Ragtime

Posted on September 20, 2011


Clutching the baby she has recently tried to bury alive, young black girl Sarah sings ‘Your Daddy’s Son’. Her face is etched with pain and her voice with sorrow and confusion. It’s one of many electrifying moments in Robert McWhir’s skilful and hugely evocative re-staging of ‘Ragtime’, first performed on Broadway in 1998.

Based on the novel by EL Doctorow, this musical is well suited to the intimate space of the Landor Theatre. Showing us the birth pangs of early-twentieth-century modern America through the eyes of a well-heeled white family, a Harlem pianist (Sarah’s lover) and a Latvian Jewish immigrant, it weaves its strands together without confusing them. We never lose sight of the moving personal stories amid the singing and tightly choreographed dancing.

Designer Martin Thomas’s simple yet striking use of background silhouettes allows the impressive ensemble cast to shine during foot-tapping set-pieces such as ‘Ragtime’ and ‘What a Game!’, a deeply funny ode to baseball and social hypocrisy. But these stark outlines of cityscapes and Henry Ford cars also evoke the aching difference between hope and reality in the most poignant scenes.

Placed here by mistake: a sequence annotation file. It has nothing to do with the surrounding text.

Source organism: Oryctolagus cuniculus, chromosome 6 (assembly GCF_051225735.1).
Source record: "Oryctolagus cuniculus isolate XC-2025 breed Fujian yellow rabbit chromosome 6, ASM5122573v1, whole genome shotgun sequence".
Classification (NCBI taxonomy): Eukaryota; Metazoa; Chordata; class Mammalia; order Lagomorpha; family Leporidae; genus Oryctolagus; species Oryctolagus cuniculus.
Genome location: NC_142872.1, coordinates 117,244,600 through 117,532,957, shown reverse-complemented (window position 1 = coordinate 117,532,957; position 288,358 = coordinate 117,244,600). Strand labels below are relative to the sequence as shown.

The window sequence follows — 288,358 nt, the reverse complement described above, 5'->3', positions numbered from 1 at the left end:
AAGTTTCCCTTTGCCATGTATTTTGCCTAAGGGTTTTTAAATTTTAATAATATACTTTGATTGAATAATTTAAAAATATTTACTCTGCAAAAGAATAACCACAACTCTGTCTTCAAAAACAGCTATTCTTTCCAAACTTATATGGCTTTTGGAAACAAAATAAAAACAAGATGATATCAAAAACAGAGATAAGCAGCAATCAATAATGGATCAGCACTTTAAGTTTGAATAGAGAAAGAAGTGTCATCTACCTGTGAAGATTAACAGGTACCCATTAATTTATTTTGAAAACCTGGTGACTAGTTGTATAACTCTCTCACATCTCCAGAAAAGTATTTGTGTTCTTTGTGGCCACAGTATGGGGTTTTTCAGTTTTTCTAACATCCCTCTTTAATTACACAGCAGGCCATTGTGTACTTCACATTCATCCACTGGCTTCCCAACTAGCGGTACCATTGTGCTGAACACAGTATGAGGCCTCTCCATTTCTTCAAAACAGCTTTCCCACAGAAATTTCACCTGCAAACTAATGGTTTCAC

Confidently directed, orchestrated and performed, this production moves with the syncopated energy of ragtime and the urgent beat of a real heart.

First published by Time Out.

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Posted in: Theatre